The average number of plant species recorded in this community was 24 per 400 m2. The tree layer has a canopy cover ranging between 2% and 50%, the shrub layer 4% and 15%, the grass layer between 21% and 70%, and the forb layer, between 1% and 2%.

The tree F. saligna had the highest density of 472 individuals per ha, followed by the shrub D. cinerea with 405 individuals per ha and the tree A. caffra with 215 individuals per ha.

Two sub-communities were distinguished, namely the Lippia javanica-Loudetia simplex-Sclerocarya birrea woodland and Lippia javanica-Loudetia simplex-Acacia caffra woodland.

2. Acacia nilotica-Acacia caffra woodland: This woodland community covers approximately 52% (117 ha) of the Donga home range and had relatively little rock cover, although there were sections that had a high cover. Rock cover ranged from 1% to 90%, with an average of 17%. The erosion was estimated at 15% (slight), and altitude ranged from 1015 m to 1090 m, with an average slope of 8º.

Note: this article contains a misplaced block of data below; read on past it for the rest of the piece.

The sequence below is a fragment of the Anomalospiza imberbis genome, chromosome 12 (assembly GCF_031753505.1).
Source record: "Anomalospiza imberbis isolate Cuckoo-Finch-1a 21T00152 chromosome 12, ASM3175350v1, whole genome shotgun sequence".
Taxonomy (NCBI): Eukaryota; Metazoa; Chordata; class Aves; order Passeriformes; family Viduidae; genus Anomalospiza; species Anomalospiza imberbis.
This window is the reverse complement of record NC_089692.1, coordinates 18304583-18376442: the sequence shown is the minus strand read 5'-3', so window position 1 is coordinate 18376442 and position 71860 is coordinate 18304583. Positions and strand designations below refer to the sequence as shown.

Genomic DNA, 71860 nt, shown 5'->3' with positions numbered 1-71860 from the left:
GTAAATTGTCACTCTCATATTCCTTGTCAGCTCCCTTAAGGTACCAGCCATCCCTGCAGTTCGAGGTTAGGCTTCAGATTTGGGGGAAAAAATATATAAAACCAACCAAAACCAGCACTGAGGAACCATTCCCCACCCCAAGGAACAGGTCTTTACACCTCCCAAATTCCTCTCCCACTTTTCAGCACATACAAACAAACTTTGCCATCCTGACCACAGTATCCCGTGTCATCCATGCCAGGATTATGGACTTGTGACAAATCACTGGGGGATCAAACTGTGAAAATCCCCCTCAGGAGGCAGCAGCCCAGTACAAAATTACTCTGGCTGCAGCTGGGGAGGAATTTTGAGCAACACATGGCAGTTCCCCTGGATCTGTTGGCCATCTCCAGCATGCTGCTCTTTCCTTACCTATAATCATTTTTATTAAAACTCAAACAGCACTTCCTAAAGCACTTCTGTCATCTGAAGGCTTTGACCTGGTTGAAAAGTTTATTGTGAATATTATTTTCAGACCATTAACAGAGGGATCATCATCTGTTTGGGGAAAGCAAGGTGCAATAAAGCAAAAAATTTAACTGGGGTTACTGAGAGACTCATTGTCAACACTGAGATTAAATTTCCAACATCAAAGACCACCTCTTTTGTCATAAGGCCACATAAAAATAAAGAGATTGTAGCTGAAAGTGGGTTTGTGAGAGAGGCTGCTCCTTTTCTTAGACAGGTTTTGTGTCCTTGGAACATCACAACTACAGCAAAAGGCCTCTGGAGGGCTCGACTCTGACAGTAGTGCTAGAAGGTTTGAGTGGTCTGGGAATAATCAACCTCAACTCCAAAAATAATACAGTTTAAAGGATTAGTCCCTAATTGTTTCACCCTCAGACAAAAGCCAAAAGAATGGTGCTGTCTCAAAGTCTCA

Species belonging to species group F are diagnostic for this community (Table 1, see online supplement). The woody vegetation is dominated by the small- to medium-sized deciduous tree A. caffra and the shrub E. crispa (species group M). The medium-sized tree R. leptodictya (species group M), the small, erect, deciduous tree D. rotundifolia (species group J), the shrub Acacia nilotica (species group F), and the deciduous shrub D. cinerea (species group J) are all prominent. In the grass layer, the tufted perennial grass P. maximum (species group L) is locally prominent.

The average number of plant species was 27 per 400 m2 in this community. The canopy cover for the tree layer ranged between 17% and 60%, the shrub layer between 17% and 57%, with the grass layer relatively high, ranging between 25% and 77%. The forb layer is not well developed and covers between 1% and 5% of the area.